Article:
Flash Japan Composite PMI signals economy back in contraction amid virus wave
|au Jibun Bank Japan PMI||Month||Flash PMI||Prior|
|Flash Composite Output Index||May||48.1||51.0|
|Flash Services Business Activity Index||May||45.7||49.5|
|Flash Manufacturing Output Index||May||53.1||54.3|
|Sources: IHS Markit, au Jibun Bank|
- au Jibun Bank Japan Flash Japan Composite PMI falls to 48.1 in May from 51.0 in April
- Services sector reports steeper contraction, hit by fresh COVID-19 restrictions
- Manufacturing output continues to grow in May, but with strong input cost inflation
- Hiring conditions improve for a fourth consecutive month as firms retain positive outlook
au Jibun Bank Flash Japan Composite PMI: What's the latest?
The au Jibun Bank Flash Japan Composite PMI, compiled by IHS Markit and published ahead of the final PMI results, indicated Japan's private sector reverted into contraction in May. This comes after just one month of expansion in April, which was in turn preceded by 14 consecutive months of recession. The service sector slipped further into contraction while manufacturing sustained a fourth straight month of expansion, albeit at a slower rate.
This perhaps comes as no surprise given the reimposition of a state of emergency across various prefectures since April that had now been extended to end-May. Covid containment measures rose to the tightest since June last year, according to IHS Markit calculations. Further expansion of the state of emergency is also being considered, with cases remaining elevated in the country, which would likely continue having a relatively large impact on services.
COVID-19 conditions dampen output and demand into Q2
With slightly over two months until the Tokyo Olympics, Japan's latest surge in COVID-19 cases coupled with the state of emergency certainly had disappointing effects on both output and new business orders in May. Both gauges within the au Jibun Bank Japan Composite PMI have taken a turn for the worse. Notably, output fell at the sharpest rate since January, with services feeling the brunt of the renewed movement restrictions.
On the demand side, the decline in new orders was the fastest since February, although one may find it heartening to learn that international new business inflows continued for a fourth straight month. Domestic COVID-19 conditions therefore appear to be the key dampener of new orders, meaning the possibility of pent-up demand should not be ruled out in the event that the vaccine rollout picking up pace and assisting in the acceleration of the recovery for the Japanese economy. That said, for the time being, any risk of extension of the state of emergency may hit the PMI figures.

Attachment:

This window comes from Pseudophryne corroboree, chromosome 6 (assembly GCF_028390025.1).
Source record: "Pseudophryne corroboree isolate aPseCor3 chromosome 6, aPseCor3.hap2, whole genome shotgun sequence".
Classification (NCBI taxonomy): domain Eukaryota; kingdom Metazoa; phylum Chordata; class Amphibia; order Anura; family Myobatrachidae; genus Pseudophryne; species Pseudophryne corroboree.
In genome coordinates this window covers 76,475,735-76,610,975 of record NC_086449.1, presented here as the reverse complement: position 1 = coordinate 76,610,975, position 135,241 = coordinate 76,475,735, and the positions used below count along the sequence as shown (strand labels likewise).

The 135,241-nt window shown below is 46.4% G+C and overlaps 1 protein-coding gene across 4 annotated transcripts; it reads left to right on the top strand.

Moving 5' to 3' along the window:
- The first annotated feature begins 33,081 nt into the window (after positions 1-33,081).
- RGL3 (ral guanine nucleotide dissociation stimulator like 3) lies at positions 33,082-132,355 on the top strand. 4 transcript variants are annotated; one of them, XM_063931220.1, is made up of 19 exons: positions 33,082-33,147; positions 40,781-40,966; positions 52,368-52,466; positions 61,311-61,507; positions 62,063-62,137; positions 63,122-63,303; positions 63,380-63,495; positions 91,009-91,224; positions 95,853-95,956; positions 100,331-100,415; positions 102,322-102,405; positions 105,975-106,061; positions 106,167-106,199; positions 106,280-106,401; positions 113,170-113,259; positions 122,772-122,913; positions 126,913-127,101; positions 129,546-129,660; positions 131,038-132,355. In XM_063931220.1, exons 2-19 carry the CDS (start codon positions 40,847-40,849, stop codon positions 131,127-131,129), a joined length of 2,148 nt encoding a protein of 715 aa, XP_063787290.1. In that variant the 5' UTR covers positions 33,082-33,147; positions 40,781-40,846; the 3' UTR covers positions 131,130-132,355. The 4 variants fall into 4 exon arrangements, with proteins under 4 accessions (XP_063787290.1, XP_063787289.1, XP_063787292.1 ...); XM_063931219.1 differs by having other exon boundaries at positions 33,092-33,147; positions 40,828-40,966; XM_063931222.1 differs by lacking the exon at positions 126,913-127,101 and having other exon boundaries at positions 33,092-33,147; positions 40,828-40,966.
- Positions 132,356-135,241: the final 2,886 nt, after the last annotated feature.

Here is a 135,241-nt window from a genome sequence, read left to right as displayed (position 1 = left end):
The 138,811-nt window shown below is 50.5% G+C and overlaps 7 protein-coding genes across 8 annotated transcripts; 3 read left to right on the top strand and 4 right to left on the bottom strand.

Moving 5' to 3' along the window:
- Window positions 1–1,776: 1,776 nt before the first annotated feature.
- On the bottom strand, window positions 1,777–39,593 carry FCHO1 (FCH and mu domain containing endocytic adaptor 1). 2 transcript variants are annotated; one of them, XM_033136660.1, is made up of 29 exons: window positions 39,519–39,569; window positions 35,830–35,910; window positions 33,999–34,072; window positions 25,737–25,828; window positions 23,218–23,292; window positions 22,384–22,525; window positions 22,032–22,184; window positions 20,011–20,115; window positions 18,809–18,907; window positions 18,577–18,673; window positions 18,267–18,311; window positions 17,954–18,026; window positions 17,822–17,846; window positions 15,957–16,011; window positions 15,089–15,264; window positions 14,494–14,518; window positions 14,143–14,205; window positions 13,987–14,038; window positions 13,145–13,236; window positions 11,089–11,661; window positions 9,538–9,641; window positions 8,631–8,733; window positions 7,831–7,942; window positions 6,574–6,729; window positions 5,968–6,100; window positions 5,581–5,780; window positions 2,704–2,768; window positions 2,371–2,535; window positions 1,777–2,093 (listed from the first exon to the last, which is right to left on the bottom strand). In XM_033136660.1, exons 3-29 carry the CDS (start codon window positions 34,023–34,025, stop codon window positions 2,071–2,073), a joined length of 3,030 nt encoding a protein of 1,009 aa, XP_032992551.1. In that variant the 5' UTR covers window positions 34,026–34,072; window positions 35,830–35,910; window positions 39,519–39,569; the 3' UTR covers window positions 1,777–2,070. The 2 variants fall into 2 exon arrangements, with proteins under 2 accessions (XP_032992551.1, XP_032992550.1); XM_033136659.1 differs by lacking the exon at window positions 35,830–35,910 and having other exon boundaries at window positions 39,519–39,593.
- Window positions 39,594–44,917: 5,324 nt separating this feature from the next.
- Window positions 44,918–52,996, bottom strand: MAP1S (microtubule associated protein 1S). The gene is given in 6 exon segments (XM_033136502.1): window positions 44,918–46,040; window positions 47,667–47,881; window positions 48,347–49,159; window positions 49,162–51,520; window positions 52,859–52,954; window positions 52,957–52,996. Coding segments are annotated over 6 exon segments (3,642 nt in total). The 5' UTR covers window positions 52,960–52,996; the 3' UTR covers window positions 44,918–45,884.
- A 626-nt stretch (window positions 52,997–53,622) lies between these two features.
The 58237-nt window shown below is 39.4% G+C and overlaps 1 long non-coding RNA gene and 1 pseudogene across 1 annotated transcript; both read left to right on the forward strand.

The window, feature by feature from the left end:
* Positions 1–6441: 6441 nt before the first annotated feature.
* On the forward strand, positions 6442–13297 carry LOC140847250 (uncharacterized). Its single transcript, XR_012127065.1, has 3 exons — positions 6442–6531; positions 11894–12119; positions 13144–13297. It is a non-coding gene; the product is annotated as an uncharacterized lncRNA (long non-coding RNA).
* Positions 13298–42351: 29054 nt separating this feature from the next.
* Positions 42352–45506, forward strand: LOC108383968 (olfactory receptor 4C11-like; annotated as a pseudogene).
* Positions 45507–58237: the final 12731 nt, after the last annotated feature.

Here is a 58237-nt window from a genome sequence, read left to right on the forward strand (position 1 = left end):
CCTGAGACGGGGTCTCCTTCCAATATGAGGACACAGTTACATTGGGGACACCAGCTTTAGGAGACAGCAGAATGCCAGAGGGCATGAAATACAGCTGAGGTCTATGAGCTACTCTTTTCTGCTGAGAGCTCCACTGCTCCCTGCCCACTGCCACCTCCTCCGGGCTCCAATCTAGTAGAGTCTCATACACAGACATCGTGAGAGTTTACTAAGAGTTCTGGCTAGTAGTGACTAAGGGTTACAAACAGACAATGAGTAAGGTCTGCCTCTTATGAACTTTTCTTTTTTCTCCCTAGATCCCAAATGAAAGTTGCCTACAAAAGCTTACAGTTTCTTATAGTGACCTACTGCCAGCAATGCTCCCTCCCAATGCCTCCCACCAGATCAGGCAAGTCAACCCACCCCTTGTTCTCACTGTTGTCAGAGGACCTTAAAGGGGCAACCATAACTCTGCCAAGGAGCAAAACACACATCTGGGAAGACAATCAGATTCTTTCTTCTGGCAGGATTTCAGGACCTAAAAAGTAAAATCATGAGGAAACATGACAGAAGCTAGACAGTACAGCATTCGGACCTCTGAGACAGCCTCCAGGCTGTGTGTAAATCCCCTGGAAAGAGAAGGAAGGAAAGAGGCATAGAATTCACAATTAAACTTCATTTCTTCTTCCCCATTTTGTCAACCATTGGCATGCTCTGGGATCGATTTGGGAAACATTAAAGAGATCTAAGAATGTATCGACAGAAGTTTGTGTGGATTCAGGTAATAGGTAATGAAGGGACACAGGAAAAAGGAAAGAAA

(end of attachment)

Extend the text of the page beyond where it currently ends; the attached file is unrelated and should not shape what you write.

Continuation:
Japan firms maintain positive outlook despite COVID-19 disruption
As it stands, Japanese firms remain largely optimistic even though sentiment has been somewhat tempered by the latest COVID-19 restrictions. Firms continue to expect output to improve in the coming 12-months across both the manufacturing and service sectors, supported by the improvement in external conditions, including amongst Japan's top trading partners. At the same time, there appear to be hopes that the sluggish vaccine rollout situation could improve and help to accelerate the domestic recovery.
Employment indications also reflected this optimism among firms with the May survey seeing both manufacturing and service sectors continuing to add to payroll numbers during the month. Business owners have likely looked past the shorter-term impact of the COVID-19 resurgence. All said, however, the Japanese economy's recovery remains volatile, and it will be worth watching for whether the new covid wave may have peaked to find a steadier improvement in economic conditions, particularly for the service sector.
Jingyi Pan, Economics Associate Director, IHS Markit
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Purchasing Managers' Index™ (PMI™) data are compiled by IHS Markit for more than 40 economies worldwide. The monthly data are derived from surveys of senior executives at private sector companies, and are available only via subscription. The PMI dataset features a headline number, which indicates the overall health of an economy, and sub-indices, which provide insights into other key economic drivers such as GDP, inflation, exports, capacity utilization, employment and inventories. The PMI data are used by financial and corporate professionals to better understand where economies and markets are headed, and to uncover opportunities.
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